...and on the eighth day, God created the horse in perfect image, to romp, graze, gallop, play and make manure wherever it darn well pleases, in divine grace.
The forested region in southeast Belgium that stretches into Luxembourg and France sustains a rather harsh climate. The Ardennes have long, cold and snowy winters and short, hot summers. The draft horse that evolved here was obligated to work very hard all year long, thus it had to be durable and tough.
There is a rugged terrain with valleys and steep-sided hills, and the horse evolving here developed energy and strength.
The eventual result for this equine enduring many years of hard work in a harsh climate became known as the “Ardennais,” breed and is considered to be the forefather of the modern Brabant, or Belgian Heavy Draft.(1)
The Ardennais Draft can trace its roots back to the Solutre horse, whose remains were found at the base of cliffs in great quantities in Macon, France. This was possibly due to man driving them over these cliffs so the horses could be consumed for meat. The name comes from the Ardennes region, hence Ardennais, its true birthplace.(2)
The origins stretch back to the Quaternary period and animals that lived in the Rhone , Meuse and Saone River basins.
One of the first horses to ever be domesticated on the entire planet, its weight and size have developed over time.
Roman archives have listed the Ardennais Draft in Caesar’s armies, as it had made a good reputation for itself as a hard worker.
Later, in the nineteenth century, breeders purified the lines by eliminating all outside crosses and strictly using animals born and raised in the local region.
The Ardennais Draft has a calm and obedient nature, is an easy keep and works very hard. Enthusiasts call it the perfect work horse. It is dexterous and skillful with tasks and possesses a large head with alert and friendly eyes.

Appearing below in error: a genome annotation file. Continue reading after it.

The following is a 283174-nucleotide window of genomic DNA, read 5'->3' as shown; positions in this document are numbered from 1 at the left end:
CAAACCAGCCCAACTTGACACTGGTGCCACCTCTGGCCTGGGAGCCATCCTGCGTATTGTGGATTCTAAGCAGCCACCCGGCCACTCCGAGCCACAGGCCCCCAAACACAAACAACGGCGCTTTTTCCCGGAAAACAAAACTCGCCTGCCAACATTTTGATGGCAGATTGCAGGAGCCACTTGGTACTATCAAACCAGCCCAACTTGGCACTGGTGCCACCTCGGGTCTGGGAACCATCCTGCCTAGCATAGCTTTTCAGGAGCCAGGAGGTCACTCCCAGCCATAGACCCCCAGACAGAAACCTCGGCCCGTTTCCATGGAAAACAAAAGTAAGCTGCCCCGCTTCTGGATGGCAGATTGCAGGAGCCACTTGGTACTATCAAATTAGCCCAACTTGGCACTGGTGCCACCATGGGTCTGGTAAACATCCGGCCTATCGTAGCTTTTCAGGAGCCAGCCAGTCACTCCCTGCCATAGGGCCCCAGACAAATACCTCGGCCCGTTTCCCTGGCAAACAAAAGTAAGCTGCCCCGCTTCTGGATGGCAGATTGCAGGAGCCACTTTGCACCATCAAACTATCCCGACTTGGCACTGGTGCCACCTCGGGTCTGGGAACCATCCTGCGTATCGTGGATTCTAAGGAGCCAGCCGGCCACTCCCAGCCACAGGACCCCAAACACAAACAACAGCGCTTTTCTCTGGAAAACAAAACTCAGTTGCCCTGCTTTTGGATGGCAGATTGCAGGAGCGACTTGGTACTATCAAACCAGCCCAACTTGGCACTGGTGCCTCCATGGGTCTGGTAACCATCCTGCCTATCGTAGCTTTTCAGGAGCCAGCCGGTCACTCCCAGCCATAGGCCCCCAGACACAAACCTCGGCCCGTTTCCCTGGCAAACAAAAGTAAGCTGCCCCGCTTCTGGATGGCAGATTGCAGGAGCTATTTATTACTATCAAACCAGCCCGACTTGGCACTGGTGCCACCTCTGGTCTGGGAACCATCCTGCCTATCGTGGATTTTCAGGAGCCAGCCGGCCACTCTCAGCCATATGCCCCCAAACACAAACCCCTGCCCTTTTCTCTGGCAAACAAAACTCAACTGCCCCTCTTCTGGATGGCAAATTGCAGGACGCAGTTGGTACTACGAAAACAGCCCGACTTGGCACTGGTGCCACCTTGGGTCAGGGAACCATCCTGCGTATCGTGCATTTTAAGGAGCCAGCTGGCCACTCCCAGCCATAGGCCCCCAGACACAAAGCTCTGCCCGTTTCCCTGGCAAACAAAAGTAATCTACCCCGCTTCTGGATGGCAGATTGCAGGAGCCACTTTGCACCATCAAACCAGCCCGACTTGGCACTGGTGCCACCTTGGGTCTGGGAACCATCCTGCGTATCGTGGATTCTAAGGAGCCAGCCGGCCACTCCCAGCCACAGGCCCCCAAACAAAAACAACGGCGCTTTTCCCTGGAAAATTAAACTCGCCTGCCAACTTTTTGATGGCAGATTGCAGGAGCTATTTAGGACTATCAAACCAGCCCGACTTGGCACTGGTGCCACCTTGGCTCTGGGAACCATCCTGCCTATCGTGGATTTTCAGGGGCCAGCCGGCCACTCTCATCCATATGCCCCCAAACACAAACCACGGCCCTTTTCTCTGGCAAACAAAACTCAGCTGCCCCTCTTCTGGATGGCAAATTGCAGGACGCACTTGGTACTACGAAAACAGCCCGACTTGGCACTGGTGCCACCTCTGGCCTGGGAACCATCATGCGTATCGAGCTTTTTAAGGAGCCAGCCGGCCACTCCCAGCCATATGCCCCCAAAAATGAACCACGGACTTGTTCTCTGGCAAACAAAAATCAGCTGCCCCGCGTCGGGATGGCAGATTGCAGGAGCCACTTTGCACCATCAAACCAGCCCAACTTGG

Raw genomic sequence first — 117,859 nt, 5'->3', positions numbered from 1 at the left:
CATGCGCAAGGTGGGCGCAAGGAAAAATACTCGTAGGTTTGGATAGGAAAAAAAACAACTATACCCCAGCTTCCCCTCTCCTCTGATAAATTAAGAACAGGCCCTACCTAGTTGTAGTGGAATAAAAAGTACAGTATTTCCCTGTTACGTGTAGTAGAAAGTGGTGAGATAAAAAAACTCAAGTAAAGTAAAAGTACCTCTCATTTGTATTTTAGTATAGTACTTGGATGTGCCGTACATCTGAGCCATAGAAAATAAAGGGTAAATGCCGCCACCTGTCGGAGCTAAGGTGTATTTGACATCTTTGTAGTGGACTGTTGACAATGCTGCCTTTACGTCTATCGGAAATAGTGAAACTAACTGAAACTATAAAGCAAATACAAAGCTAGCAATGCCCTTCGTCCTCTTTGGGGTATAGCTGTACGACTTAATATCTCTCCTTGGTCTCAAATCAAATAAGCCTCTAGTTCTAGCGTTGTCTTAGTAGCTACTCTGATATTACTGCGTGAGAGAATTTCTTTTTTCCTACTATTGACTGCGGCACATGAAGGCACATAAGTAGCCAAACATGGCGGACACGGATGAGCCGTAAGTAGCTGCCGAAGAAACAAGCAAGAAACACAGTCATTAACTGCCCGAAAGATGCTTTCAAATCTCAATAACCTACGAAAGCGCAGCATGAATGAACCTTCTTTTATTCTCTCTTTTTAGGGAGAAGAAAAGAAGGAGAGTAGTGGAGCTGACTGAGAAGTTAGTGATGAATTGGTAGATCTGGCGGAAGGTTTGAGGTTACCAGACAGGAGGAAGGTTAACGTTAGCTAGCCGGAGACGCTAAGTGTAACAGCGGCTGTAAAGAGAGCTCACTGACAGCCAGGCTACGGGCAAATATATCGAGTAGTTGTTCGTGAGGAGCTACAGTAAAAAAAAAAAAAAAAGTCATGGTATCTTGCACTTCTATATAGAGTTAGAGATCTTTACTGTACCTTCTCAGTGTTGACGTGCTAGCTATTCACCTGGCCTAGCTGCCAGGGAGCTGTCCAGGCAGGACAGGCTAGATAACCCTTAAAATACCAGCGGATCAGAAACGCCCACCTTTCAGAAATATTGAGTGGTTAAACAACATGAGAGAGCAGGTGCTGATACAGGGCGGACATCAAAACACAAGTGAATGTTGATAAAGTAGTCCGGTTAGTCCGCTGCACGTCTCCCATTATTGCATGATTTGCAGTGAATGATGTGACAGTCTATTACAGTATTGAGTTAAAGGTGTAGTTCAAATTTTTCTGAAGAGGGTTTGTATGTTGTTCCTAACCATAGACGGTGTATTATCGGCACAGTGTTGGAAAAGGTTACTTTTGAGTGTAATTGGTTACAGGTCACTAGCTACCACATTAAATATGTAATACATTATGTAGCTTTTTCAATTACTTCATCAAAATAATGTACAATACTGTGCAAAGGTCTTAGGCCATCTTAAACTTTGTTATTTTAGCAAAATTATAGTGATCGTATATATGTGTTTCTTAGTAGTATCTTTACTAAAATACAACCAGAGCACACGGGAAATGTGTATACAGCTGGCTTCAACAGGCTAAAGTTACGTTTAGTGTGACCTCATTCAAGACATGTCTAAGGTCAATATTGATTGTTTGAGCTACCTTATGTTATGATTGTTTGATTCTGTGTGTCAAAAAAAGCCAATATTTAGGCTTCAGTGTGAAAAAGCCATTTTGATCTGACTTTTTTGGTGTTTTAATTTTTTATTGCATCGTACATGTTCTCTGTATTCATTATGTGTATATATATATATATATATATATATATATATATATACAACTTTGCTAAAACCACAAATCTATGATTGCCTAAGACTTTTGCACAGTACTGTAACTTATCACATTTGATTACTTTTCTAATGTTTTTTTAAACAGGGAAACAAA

Its body is muscular and compact, with a rather long gait. It comes in at 16.1HH and weighs about a ton.
The Ardennais Draft was also used in the military. In 1812, when Napoleon was retreating from Russia, the Ardennais was the only horse capable, though with tremendous difficulty, to haul the heavy equipment and artillery back to France.
In the nineteenth century, the Ardennais was crossed with Arabians and Percherons, which developed into three major bloodlines that make today’s modern Ardennais Draft: An old type raised in the Lorraine and Vosges, and very much reduced in numbers, the Auxois, a heavy draft horse and the Trait du Nord from the North, a strain that has been made heavier by adding Belgian bloodlines to the breeding. (3)
Speaking of the Auxois Heavy Draft, the Burgundy region in France is a fertile agricultural area that is rich in soil and grazing land for the famous Charlois beef cattle. It is a tourist area also known for fine wine, and is the birth place of the Auxois breed of horse.(4)
Heavier than a light saddle horse, but not as heavy as the Ardennais., the Auxoix is a mix of Ardennais and an old, old breed known as the Bourguignon.
Very little is known about the Bourguignon, except that it added a lighter touch to the heavy draft blood of the Ardennais, and it was used in harness out in the woods and fields.
Documents referring to the oldest racetrack in France are on file in the town of Semur-en-Auxois on the Cote d’Or.
Local history dictates that an annual footrace was held each year for the town folks, taking place at a country fair on the day after Pentecost. The prize of winning the footrace was a pair of knitted hose, “supplied by the shopkeepers and paid for by the guilds.” (5)
In June of 1639, the town magistrates decided to sponsor a horserace, in addition to the footrace.
By 1652, the prize the winner received a gold ring worth fifteen pounds, the runner-up won a sash of white taffeta and third prize was a pair of gloves.
This is how the “Course de la Bague,” or the “Race of the Ring,” was born.
Since this time, except for the period between 1794 to 1804, when horses were requisitioned by the army for war, this race has been an annual event.
The date has since been changed to May 31 of each year. In 2002, local heavy draft horses were added to the race for the first time.
The Auxois comes in at 15.3HH to 16.2HH and its colors are roan or bay.
The Auxois Horse Breeding Society, which was established in 1900, set up a stud book, which continues today.
In 1993, milk from Auxois mares was marketed and sold for the first time as a remedy for certain digestive ailments.
While many French heavy draft horses have faced the butcher’s block to be slaughtered, the Auxois Draft continues to thrive.
Plowing our way towards Autumn on a French Heavy Draft, to the immortal words of Roy Rogers and Dale Evans, “Happy Trails to You.”
1-5: “”Horses,” by Yann Arthus-Bertrand and Jean-Louis Gourand